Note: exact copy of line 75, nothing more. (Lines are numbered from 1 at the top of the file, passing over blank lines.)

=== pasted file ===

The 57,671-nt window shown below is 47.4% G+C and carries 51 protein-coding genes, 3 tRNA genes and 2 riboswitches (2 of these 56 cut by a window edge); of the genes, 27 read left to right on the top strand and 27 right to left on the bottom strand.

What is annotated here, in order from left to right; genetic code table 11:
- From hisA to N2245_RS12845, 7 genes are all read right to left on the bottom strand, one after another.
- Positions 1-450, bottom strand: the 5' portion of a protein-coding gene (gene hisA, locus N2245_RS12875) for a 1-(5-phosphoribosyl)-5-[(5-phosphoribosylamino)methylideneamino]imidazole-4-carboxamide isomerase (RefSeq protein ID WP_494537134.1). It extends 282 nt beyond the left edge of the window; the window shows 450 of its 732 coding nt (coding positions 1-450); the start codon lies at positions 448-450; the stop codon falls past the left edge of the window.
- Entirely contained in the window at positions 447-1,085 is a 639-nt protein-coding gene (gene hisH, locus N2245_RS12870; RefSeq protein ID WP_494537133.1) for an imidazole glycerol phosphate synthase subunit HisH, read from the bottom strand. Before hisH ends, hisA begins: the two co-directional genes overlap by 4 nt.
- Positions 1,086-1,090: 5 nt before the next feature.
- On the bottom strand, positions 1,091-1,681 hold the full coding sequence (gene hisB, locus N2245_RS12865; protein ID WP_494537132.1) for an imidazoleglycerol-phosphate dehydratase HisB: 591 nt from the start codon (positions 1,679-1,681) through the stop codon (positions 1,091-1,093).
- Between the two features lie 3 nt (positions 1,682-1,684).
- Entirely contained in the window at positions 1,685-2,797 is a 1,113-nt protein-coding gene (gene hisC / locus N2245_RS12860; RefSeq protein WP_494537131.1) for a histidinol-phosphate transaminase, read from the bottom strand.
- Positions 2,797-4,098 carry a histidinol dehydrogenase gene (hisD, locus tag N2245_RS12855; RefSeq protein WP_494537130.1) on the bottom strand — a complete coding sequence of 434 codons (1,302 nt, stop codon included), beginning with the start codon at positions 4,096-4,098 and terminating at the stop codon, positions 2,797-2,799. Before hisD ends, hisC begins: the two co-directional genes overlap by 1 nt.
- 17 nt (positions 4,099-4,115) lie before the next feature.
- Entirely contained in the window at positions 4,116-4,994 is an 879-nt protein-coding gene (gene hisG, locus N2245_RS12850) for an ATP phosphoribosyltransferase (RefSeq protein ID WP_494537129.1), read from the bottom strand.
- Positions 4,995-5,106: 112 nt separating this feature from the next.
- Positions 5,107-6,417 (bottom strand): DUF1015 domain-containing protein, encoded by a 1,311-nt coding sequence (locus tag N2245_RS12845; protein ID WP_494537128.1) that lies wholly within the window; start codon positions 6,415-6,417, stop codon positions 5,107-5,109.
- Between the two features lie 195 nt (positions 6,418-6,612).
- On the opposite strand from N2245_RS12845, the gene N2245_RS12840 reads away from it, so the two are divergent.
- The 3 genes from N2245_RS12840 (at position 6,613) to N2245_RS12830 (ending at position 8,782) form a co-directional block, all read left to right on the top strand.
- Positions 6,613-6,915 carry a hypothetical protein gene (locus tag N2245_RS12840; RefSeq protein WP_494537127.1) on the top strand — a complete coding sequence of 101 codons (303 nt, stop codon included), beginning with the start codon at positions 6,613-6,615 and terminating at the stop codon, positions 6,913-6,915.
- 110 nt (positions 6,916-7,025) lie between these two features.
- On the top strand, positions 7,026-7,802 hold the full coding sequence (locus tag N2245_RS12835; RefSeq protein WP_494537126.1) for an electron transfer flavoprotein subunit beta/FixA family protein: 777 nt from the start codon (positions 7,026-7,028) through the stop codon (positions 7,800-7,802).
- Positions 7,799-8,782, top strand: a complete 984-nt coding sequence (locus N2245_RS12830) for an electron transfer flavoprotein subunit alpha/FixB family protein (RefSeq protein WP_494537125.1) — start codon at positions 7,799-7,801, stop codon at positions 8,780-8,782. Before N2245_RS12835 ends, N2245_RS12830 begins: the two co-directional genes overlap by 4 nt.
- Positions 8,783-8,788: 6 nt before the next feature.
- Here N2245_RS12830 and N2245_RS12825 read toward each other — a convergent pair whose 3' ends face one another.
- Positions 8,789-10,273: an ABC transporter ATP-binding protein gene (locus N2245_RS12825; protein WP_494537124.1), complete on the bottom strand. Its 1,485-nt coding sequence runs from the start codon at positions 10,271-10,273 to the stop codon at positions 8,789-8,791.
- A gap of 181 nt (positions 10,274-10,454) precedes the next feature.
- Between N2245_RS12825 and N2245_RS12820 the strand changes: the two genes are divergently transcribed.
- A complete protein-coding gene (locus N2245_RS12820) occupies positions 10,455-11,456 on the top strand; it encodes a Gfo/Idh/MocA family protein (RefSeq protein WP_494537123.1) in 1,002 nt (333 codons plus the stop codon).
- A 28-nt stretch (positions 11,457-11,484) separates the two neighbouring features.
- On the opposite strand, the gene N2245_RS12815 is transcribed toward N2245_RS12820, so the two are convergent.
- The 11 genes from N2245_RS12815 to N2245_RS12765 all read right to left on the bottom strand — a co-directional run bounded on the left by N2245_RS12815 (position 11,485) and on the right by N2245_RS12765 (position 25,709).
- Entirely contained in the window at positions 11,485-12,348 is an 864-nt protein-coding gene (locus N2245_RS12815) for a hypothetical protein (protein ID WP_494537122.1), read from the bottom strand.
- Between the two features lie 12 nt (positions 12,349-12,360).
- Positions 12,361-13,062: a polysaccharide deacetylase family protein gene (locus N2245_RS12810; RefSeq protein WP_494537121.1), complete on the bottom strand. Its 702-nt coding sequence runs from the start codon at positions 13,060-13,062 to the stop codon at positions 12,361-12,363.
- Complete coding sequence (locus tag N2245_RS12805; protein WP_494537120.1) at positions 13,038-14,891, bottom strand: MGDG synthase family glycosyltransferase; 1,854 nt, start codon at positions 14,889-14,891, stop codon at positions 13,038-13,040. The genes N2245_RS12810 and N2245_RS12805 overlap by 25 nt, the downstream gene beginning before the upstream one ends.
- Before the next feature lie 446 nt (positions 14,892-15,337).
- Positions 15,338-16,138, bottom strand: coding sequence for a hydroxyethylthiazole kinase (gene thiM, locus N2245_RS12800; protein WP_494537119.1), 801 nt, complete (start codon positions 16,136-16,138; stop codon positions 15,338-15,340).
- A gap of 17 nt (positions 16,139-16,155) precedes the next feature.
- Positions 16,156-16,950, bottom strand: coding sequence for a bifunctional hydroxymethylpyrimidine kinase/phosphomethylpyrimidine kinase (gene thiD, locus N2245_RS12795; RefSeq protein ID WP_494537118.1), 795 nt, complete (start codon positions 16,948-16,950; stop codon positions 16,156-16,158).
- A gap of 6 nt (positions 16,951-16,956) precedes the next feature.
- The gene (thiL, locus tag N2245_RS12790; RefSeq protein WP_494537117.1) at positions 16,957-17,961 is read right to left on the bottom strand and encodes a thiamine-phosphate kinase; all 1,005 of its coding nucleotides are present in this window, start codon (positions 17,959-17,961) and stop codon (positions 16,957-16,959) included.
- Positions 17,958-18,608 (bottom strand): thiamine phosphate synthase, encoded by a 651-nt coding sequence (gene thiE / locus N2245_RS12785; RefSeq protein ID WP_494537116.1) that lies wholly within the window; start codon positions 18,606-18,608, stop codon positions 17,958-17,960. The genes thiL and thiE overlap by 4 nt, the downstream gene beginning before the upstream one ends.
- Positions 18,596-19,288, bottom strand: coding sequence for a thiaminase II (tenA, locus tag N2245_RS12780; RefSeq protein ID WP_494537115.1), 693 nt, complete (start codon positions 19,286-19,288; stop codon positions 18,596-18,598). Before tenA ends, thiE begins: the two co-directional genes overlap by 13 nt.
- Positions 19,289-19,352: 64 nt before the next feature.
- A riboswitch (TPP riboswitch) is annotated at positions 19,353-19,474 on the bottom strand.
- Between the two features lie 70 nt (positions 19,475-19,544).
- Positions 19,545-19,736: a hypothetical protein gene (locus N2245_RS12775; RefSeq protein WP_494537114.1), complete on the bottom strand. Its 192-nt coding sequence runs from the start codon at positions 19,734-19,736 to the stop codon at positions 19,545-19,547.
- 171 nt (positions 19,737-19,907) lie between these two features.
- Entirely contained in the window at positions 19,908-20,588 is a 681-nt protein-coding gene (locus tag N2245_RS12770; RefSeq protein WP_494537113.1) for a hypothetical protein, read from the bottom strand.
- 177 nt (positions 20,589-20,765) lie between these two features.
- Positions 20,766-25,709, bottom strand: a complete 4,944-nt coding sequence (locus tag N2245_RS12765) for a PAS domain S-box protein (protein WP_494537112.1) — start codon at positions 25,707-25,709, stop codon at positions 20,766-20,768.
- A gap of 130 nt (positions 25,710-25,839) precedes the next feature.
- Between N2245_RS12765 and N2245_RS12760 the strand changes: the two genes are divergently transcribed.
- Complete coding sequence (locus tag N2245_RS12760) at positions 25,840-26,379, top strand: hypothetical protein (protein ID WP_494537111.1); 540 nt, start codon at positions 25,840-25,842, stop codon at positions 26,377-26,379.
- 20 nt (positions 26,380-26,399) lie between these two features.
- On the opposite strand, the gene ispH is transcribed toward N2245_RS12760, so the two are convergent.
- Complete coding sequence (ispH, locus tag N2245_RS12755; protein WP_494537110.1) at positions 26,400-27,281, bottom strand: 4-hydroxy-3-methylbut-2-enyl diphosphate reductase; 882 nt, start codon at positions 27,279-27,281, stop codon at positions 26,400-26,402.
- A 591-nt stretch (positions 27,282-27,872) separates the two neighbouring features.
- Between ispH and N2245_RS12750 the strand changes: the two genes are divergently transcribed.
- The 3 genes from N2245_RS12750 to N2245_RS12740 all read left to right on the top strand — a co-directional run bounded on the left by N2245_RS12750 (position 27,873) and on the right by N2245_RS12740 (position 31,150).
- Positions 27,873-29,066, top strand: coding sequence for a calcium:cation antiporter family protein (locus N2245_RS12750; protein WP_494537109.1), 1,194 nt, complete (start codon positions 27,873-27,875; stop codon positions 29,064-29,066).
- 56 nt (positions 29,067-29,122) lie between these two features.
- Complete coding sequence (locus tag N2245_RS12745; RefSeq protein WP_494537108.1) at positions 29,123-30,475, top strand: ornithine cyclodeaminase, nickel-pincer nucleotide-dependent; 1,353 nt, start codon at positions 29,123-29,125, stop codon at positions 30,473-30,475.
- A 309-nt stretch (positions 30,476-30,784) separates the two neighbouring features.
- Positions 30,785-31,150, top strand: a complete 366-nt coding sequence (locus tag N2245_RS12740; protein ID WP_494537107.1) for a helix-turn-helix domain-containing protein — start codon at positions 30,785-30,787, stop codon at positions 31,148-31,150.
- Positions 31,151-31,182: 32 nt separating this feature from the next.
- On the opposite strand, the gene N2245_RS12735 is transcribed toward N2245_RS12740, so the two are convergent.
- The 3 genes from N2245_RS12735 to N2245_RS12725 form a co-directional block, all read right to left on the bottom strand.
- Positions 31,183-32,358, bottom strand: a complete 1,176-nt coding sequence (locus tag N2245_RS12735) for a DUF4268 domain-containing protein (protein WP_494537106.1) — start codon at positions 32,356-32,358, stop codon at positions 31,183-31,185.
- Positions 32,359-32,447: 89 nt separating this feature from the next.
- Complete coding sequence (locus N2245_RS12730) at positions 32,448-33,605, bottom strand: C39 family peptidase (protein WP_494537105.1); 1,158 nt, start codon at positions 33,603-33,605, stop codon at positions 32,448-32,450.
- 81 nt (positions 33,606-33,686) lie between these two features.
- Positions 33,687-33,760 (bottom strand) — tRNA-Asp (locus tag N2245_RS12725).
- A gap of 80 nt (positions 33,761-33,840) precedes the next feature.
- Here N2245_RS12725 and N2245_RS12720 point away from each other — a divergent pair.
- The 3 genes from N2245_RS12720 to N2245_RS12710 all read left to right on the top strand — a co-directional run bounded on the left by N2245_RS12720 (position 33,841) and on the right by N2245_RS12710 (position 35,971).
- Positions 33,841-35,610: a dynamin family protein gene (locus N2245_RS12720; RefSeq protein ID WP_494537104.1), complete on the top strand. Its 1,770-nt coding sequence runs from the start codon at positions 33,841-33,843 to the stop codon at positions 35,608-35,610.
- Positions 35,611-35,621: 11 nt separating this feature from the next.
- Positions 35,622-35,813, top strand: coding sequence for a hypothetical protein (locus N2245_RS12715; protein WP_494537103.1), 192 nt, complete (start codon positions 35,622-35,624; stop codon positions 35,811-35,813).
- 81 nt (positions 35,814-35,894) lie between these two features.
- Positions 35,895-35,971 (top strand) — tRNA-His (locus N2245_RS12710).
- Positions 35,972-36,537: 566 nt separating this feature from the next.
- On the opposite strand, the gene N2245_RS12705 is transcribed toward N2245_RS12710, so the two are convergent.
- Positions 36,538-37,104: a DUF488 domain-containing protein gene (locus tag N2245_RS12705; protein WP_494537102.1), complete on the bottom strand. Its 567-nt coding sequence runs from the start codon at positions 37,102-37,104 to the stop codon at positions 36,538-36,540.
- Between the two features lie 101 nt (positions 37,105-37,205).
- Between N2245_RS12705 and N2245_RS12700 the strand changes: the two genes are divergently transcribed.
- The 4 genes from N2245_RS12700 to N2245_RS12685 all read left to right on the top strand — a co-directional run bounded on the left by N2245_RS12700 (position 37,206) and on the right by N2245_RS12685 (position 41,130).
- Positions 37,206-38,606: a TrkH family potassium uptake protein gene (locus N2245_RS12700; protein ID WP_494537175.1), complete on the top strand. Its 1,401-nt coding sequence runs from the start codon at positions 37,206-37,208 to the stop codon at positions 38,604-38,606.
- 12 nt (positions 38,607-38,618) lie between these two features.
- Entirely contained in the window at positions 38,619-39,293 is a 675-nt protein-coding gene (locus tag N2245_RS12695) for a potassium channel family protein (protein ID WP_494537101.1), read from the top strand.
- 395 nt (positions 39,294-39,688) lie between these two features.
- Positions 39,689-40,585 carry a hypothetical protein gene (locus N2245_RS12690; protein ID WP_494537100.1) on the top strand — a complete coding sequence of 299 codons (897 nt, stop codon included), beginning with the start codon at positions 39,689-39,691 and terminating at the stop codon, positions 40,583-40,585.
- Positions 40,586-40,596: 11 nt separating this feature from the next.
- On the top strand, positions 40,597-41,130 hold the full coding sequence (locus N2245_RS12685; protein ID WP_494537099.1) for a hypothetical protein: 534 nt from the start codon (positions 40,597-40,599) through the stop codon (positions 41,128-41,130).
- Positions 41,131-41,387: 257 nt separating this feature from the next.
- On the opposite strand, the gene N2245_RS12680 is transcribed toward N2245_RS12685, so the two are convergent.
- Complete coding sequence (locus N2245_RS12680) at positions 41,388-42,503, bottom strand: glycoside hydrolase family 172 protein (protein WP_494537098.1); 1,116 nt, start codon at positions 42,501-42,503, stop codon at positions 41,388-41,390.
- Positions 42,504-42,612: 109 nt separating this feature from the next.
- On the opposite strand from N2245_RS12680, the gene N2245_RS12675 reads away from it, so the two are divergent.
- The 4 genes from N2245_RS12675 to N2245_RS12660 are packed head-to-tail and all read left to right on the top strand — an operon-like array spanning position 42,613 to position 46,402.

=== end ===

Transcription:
- The 3 genes from N2245_RS12720 to N2245_RS12710 all read left to right on the top strand — a co-directional run bounded on the left by N2245_RS12720 (position 33,841) and on the right by N2245_RS12710 (position 35,971).